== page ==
Around last week, a Bacon Explosion hit the Internet in a big way. The explosive consists of 2 pounds of Italian sausage and 2 pounds of bacon, woven together with BBQ sauce and stuck in a smoker for a few hours. When detonated, it releases at least 5,000 calories and 500 grams of fat, and serves at least 10 potential heart attack victims.
The New York Times article about its creation and promotion, “Take Bacon. Add Sausage. Blog,” offers some insight in how the story propagated across the Web, so I wanted to see what kind of lessons we can take away for promoting your own small business endeavors.
The proprietors of BBQ Addicts wanted to drive traffic to their Web site to increase advertising revenue. Coincidentally, in December, a Twitter user challenged them to do something barbecue with bacon. They came up with their particular spin on a smoked bacon and sausage log, and posted it on their site 2 days before Christmas. They then saw a traffic spike on Christmas Day, and at some point it went viral.
* One of the guys, Aaron Chronister, is an Internet marketer/search engine optimization guy. He also has 1,200 followers on his Twitter account.
* They (and others) posted links to the Bacon Explosion on social networking and social linksharing sites. (StumbleUpon is specifically mentioned.) Likewise, as seen on many sites, they have links so their visitors can also easily submit the page to linksharing sites (Digg, Twitter, and Delicious).
How can we make this relevant to your small business?
* People really like bacon. Seriously. Whether it’s bacon bras or bacon on cats, there’s something about bacon that people really, really like. Not only do Internet people like bacon, they like talking about bacon, and they’ll send bacon links to their friends. Bacon has a built-in audience, and one that’s ready-made to go viral.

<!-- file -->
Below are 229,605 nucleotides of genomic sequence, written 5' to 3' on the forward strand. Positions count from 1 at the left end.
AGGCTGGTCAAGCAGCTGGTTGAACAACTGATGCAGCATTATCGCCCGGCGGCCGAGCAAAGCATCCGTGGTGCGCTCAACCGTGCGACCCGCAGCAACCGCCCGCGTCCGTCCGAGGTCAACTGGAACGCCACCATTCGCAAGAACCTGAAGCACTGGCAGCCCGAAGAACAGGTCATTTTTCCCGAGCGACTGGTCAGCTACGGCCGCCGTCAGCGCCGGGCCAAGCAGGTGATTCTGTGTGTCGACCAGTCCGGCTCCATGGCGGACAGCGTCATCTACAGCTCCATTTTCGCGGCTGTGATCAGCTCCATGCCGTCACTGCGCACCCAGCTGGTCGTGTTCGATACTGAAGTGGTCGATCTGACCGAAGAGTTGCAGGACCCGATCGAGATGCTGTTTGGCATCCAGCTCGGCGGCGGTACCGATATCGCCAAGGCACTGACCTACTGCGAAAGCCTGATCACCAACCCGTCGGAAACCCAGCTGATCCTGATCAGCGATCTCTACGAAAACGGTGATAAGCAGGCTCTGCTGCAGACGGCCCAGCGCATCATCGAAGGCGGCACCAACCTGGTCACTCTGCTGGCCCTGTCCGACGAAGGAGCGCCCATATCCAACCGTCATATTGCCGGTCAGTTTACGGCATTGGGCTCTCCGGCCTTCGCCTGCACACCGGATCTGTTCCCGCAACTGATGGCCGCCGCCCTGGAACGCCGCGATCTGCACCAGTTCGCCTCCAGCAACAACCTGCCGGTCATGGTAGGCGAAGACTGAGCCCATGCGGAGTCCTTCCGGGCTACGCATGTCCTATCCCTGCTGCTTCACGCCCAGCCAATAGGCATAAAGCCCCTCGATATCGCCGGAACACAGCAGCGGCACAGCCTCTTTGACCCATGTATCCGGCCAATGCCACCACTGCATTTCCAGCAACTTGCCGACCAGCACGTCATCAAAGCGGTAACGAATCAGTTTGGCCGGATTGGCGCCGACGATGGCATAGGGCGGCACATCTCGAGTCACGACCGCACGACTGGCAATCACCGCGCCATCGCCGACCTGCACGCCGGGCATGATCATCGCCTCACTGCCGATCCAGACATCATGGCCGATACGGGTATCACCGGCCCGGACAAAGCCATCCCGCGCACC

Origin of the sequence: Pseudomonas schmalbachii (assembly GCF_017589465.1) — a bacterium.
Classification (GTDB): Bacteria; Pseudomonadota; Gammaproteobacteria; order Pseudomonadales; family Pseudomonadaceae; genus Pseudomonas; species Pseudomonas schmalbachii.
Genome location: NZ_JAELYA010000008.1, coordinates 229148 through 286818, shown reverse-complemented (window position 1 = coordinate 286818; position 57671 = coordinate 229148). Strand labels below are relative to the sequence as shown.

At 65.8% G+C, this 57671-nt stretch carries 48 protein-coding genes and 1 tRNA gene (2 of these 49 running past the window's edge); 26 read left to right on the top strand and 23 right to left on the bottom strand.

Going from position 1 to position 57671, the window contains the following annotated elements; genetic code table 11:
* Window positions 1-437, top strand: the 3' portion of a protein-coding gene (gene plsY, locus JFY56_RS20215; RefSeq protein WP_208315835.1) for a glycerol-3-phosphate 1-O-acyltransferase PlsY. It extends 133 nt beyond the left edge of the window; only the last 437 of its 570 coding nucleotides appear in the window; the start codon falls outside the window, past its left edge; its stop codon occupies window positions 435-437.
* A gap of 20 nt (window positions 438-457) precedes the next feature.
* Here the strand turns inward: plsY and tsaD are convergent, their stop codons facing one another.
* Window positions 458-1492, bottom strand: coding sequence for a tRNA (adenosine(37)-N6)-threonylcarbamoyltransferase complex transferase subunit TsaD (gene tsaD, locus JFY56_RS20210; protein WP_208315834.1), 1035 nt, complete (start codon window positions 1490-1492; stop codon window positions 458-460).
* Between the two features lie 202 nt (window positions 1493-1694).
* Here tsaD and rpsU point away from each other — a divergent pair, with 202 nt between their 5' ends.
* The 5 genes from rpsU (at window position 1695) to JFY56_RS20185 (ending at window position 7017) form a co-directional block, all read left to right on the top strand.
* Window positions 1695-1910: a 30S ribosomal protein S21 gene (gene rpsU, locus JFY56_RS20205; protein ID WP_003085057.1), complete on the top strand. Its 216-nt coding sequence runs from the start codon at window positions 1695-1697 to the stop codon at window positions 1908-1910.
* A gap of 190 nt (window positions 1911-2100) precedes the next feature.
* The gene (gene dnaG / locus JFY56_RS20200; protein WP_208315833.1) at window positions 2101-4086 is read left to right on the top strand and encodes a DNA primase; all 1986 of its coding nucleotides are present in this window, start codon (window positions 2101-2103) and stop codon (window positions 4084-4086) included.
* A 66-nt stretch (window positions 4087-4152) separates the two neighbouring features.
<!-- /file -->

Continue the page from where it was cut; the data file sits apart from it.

Not many things have this kind of appeal. If your business doesn’t involve bacon, it still helps if you have a sense of what people have an affinity for. One thing you don’t want to do is indiscriminate spam everything you do to every social linksharing site out there. If you expect any sort of effective response, think about what people who aren’t you might find interesting or useful
* Use the tools at your disposal. Take advantage of social media tools like Twitter, StumbleUpon, Delicious, etc. Most of them are even free. And make it easy for your visitors to use these tools to share what you’re doing.
* Be an Internet marketer. And have lots of friends who are Internet marketers. All this means is that the Internet is a valuable tool for getting the word out, and there are people who know this. Connect with these people, understand what they’re talking about, talk to them, and be a contributing part of the community. People are not tools, but when you form real relationships with connected people, they will help you get your own word out (when you have something interesting or useful to say).
* You can try, but you never can tell. There is no secret formula for guaranteed viral success. And you don’t have to hit as big as the Bacon Explosion to be a success — getting known in your local or regional market can work just fine.
For some additional food for thought, check out 5 steps on going viral on Twitter and Go Beyond Blogging – Multi-Channel Marketing via Online Media.
Remember, the lesson here is not “Incorporate bacon into your business,” but instead, recognize when you’re doing something interesting or useful, then use the social media tools available to you to help get the word out among your expanding circle of connected friends.
If you’ve got thoughts specific to the success of the Bacon Explosion (is it a one-off, an outlier that we shouldn’t draw conclusions from?), or promoting your small business using social media tools in general, please leave a comment.Google+